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An excerpt from www.HouseOfNames.com archives copyright © 2000 - 2016
The ancestors of the Celtic name Myrick came from the rugged landscape of Wales. This old, proud name derives from the personal name Meuric, which is the Welsh form of Maurice. The surname Myrick is ultimately derived from the Latin personal name Mauritius, which means "dark." In Britain, Maurice was the learned form of the name, while Morice was the common form.
The surname Myrick was first found in Anglesey (Welsh: Ynys Môn), a Welsh-speaking island, and present day County of Isle of Anglesey, located at the northwestern extremity of Wales, where they held a family seat from early times and their first records appeared on the early census rolls taken by the early Kings of Britain to determine the rate of taxation of their subjects.
The Welsh have an extremely large amount of spelling variations of their native surnames to their credit. It was up to the priest or the scribe taking the official records to determine how the spoken name was to be made literal. As time progressed, the old Brythonic names of Wales were recorded in English, which was especially problematic since the English language had extreme difficulty recording the highly inflected sounds of Cymraeg. Spelling variations were, however, also carried out according to an individual's design: a branch loyalty within the family, a religious adherence, or even patriotic affiliations could be indicated by spelling variations of one's name. The spelling variations of the name Myrick have included Merrick, Merick, Meyrick, Meynik and others.
This web page shows only a small excerpt of our Myrick research. Another 235 words (17 lines of text) covering the years 1190, 1505, 1566, 1538, 1599, 1576, 1599, 1556, 1601, 1563, 1640, 1636, 1713, 1674, 1712, 1714, 1666 and 1660 are included under the topic Early Myrick History in all our PDF Extended History products and printed products wherever possible.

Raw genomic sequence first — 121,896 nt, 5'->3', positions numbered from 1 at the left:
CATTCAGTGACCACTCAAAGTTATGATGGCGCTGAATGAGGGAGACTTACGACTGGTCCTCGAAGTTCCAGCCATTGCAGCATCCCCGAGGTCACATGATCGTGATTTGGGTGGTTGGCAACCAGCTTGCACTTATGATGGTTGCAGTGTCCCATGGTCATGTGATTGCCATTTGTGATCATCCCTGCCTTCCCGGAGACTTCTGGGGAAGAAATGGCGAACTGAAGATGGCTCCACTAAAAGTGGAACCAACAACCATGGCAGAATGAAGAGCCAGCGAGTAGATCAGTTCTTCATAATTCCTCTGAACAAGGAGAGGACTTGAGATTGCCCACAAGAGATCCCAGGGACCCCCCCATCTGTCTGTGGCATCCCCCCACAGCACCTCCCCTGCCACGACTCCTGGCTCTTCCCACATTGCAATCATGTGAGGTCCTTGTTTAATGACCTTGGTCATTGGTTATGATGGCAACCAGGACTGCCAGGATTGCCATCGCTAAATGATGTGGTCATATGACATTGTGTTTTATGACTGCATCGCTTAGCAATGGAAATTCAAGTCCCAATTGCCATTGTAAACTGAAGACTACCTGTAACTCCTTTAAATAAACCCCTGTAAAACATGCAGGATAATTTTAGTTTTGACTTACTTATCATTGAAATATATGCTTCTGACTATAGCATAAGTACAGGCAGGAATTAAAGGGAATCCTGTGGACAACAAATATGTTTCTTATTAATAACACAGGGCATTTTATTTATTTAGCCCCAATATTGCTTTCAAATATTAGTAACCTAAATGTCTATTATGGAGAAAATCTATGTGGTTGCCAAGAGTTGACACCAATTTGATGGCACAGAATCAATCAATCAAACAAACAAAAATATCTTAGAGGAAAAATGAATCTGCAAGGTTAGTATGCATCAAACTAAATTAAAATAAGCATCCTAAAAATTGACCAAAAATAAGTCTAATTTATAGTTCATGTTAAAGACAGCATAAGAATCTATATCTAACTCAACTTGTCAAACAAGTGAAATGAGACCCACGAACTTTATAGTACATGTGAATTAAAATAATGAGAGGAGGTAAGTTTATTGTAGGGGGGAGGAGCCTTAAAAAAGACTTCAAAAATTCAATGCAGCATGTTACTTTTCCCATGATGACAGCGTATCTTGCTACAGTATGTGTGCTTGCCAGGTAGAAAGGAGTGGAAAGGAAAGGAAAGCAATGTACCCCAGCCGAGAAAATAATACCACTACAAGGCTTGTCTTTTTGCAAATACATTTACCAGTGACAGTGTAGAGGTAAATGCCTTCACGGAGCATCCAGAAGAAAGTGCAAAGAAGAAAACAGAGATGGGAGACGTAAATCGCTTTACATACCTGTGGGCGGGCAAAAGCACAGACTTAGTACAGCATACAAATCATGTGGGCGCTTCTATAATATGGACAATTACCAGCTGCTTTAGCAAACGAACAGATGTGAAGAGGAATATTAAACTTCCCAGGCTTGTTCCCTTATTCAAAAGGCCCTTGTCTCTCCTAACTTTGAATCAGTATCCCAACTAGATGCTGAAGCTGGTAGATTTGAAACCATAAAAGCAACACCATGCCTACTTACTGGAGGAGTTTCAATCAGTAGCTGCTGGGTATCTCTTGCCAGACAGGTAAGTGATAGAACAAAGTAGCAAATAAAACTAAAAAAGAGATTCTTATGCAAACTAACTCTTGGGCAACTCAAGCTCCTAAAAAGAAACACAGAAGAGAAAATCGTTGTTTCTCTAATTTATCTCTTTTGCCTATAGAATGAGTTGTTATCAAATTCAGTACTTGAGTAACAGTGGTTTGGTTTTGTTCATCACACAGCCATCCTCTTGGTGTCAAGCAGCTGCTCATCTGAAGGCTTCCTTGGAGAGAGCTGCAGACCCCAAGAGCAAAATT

Prominent amongst the family during the late Middle Ages was Rowland Meyrick (1505-1566), born at Bodargan in the parish of Llangadwaladr, Anglesey, a Welsh bishop of Bangor; John Meyrick (or Merick, Mericke, or Merrick), M.A. (1538-1599), an Anglican clergyman who served in the Church of England as the Bishop of Sodor...
Another 81 words (6 lines of text) are included under the topic Early Myrick Notables in all our PDF Extended History products and printed products wherever possible.
Some of the Myrick family moved to Ireland, but this topic is not covered in this excerpt. Another 61 words (4 lines of text) about their life in Ireland is included in all our PDF Extended History products and printed products wherever possible.
North America in the 1800s and 1900s saw the arrival of many Welsh people hoping to share in the wealth of land, work, and freedom that they felt North America held. Those who made the journey often attained those expectations, but only through an enormous amount of hard work, perseverance, and often a bout of good luck. These immigrants helped contribute to the growth of industry, commerce, and culture of both Canada and the United States. Discovered in the immigration and passenger lists were a number of people bearing the name Myrick:
Myrick Settlers in United States in the 17th Century
Myrick Settlers in United States in the 19th Century
The Myrick Family Crest was acquired from the Houseofnames.com archives. The Myrick Family Crest was drawn according to heraldic standards based on published blazons. We generally include the oldest published family crest once associated with each surname.
This page was last modified on 11 January 2016 at 08:08.